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Volkswagen chairman Piech resigns

Power play: Ferdinand Piech has been a driving force behind Volkswagen for decades, but has resigned after losing a showdown with chief executive Martin Winterkorn.

Power struggle at top of VW sees Piech step down as confidence in Winterkorn remains

27 Apr 2015

ONE of the leading figures behind Volkswagen worldwide, Ferdinand Piech, resigned from his position as chairman with immediate effect last weekend after losing a showdown with chief executive Martin Winterkorn.

In a statement issued on Saturday, Volkswagen AG’s executive committee of the supervisory board said: “Members of the executive committee have unanimously determined that in view of the background of the last weeks the mutual trust necessary for successful co-operation no longer exists.

“For this reason, Professor Dr Ferdinand K Piech has resigned with immediate effect from his position as chairman of the supervisory board and from all his mandates as a supervisory board member within the Volkswagen Group.”

The 78-year-old grandson on Ferdinand Porsche and patriarch of the Porsche family which owns 51 per cent of voting rights at Volkswagen openly distanced himself from Dr Winterkorn earlier this month after reportedly losing confidence in his ability to cut costs and restructure its operations in order to improve profitability, particularly in North America.

A clear majority of members of the six-member leadership committee subsequently backed Dr Winterkorn, with a statement on April 17 proposing that his contract be extended until February 2016 and stating that he was “the best possible chairman of the board of management for Volkswagen” and had the committee’s “full support” as he “pursues his role ... with the same vigour and success as before”.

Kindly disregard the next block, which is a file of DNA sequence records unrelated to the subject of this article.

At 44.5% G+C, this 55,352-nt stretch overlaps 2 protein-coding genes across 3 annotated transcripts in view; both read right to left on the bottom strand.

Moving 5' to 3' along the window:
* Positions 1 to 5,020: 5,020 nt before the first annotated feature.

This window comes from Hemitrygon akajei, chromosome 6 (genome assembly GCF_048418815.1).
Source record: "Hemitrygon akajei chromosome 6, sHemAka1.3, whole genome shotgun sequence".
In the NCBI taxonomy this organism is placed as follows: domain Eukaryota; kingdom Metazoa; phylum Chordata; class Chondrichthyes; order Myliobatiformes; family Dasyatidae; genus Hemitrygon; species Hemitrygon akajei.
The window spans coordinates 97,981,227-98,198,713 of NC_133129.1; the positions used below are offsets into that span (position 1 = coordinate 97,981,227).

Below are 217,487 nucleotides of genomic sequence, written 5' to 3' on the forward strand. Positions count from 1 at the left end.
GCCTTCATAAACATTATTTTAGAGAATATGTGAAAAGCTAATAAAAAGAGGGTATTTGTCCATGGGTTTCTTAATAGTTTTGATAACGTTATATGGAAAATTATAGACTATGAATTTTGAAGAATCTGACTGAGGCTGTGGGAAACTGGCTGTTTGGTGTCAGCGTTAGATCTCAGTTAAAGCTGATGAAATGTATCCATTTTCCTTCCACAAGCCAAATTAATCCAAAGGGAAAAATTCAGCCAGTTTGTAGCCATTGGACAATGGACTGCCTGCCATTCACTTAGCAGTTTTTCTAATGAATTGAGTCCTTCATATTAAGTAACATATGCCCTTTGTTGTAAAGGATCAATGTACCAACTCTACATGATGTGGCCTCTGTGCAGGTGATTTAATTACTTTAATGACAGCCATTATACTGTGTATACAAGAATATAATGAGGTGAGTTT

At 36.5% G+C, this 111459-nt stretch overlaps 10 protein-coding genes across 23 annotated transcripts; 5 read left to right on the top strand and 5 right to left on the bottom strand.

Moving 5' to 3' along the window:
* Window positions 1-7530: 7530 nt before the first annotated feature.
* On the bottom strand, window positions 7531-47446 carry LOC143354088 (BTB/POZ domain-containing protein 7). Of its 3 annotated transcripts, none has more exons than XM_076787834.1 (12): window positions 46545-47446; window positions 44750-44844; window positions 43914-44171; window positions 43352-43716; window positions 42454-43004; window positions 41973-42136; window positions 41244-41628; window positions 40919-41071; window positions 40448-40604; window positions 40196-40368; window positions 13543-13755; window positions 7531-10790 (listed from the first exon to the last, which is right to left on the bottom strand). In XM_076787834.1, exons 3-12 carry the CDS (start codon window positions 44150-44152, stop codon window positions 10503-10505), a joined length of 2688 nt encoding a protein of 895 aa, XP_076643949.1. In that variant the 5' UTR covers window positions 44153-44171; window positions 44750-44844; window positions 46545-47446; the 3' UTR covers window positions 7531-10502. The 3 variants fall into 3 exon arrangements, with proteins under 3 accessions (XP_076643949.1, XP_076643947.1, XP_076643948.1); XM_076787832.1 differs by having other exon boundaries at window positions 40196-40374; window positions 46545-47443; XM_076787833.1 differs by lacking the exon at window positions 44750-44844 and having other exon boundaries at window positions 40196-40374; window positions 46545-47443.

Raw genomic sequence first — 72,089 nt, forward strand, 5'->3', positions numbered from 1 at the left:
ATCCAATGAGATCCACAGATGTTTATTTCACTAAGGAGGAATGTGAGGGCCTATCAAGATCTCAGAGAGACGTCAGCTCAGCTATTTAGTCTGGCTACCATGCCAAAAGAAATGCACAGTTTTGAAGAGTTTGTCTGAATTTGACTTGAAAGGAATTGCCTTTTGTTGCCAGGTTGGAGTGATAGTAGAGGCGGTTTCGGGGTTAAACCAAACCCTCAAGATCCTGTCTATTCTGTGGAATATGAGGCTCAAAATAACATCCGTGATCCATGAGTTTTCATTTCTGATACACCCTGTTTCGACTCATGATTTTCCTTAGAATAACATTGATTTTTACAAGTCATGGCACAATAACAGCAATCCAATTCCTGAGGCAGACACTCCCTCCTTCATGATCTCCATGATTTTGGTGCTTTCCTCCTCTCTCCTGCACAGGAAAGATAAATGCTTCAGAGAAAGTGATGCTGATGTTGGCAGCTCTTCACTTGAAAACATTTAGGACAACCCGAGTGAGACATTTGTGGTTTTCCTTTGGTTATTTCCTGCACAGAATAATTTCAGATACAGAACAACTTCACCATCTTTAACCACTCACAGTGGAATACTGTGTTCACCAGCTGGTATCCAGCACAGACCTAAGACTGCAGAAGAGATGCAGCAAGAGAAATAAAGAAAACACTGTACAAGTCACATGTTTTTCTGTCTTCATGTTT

center imageLeft: Volkswagen chief executive Martin Winterkorn.However, the leadership crisis remained unresolved throughout the course of last week until Dr Piech resigned before forcing a vote of the committee.

The statement issued last Saturday said the position of chairman of the supervisory board will be temporarily assumed by deputy chairman Berthold Huber, who will chair both the supervisory board meeting on May 4 and the annual general meeting the following day.

“Under the chair of Mr Berthold Huber, the representatives of shareholders and employees will in close co-operation determine the candidate for the new chairman of the supervisory board,” the statement said.

“The election of the future chairman of the Volkswagen supervisory board will follow a proposal made by members of the supervisory board representing shareholders.”

Porsche SE has also supported Dr Winterkorn, releasing a statement that said it would continue to live up to its responsibility as the majority shareholder of the European auto giant.

“We have complete faith in the management of Volkswagen and regret the developments of recent days,” said Porsche SE chairman Wolfgang Porsche, who is also Dr Piech’s cousin.

Volkswagen said Dr Piech’s wife Ursula had also resigned with immediate effect from all her supervisory board mandates within the group.

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